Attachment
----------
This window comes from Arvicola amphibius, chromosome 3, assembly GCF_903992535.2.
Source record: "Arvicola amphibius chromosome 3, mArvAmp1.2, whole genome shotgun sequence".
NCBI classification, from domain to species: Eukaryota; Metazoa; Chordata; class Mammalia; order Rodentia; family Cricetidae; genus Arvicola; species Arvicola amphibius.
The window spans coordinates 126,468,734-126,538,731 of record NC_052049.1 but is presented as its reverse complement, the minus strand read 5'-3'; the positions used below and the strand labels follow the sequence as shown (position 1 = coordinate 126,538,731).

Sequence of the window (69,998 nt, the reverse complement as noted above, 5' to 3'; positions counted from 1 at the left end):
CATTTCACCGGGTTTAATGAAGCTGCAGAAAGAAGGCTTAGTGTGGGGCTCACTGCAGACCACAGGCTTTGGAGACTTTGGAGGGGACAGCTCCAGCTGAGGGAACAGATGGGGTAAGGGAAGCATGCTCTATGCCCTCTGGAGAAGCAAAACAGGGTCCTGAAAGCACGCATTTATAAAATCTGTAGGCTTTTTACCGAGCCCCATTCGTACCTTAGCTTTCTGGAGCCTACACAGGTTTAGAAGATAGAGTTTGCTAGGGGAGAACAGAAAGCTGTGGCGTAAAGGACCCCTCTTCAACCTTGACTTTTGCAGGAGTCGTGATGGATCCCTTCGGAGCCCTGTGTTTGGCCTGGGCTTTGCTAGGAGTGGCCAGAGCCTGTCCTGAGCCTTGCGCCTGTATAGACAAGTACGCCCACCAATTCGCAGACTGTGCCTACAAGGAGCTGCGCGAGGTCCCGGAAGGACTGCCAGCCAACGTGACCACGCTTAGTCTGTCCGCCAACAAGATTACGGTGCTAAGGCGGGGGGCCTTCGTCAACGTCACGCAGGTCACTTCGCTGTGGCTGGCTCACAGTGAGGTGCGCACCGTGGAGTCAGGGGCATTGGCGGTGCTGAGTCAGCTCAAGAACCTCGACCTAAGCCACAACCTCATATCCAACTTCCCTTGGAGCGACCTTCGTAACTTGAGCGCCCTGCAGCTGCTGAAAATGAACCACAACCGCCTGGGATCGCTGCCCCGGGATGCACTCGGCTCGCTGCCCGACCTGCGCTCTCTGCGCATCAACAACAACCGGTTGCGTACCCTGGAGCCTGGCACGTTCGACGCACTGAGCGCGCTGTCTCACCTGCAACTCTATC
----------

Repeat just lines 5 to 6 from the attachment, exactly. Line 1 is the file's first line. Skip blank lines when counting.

Sequence of the window (69,998 nt, the reverse complement as noted above, 5' to 3'; positions counted from 1 at the left end):
CATTTCACCGGGTTTAATGAAGCTGCAGAAAGAAGGCTTAGTGTGGGGCTCACTGCAGACCACAGGCTTTGGAGACTTTGGAGGGGACAGCTCCAGCTGAGGGAACAGATGGGGTAAGGGAAGCATGCTCTATGCCCTCTGGAGAAGCAAAACAGGGTCCTGAAAGCACGCATTTATAAAATCTGTAGGCTTTTTACCGAGCCCCATTCGTACCTTAGCTTTCTGGAGCCTACACAGGTTTAGAAGATAGAGTTTGCTAGGGGAGAACAGAAAGCTGTGGCGTAAAGGACCCCTCTTCAACCTTGACTTTTGCAGGAGTCGTGATGGATCCCTTCGGAGCCCTGTGTTTGGCCTGGGCTTTGCTAGGAGTGGCCAGAGCCTGTCCTGAGCCTTGCGCCTGTATAGACAAGTACGCCCACCAATTCGCAGACTGTGCCTACAAGGAGCTGCGCGAGGTCCCGGAAGGACTGCCAGCCAACGTGACCACGCTTAGTCTGTCCGCCAACAAGATTACGGTGCTAAGGCGGGGGGCCTTCGTCAACGTCACGCAGGTCACTTCGCTGTGGCTGGCTCACAGTGAGGTGCGCACCGTGGAGTCAGGGGCATTGGCGGTGCTGAGTCAGCTCAAGAACCTCGACCTAAGCCACAACCTCATATCCAACTTCCCTTGGAGCGACCTTCGTAACTTGAGCGCCCTGCAGCTGCTGAAAATGAACCACAACCGCCTGGGATCGCTGCCCCGGGATGCACTCGGCTCGCTGCCCGACCTGCGCTCTCTGCGCATCAACAACAACCGGTTGCGTACCCTGGAGCCTGGCACGTTCGACGCACTGAGCGCGCTGTCTCACCTGCAACTCTATC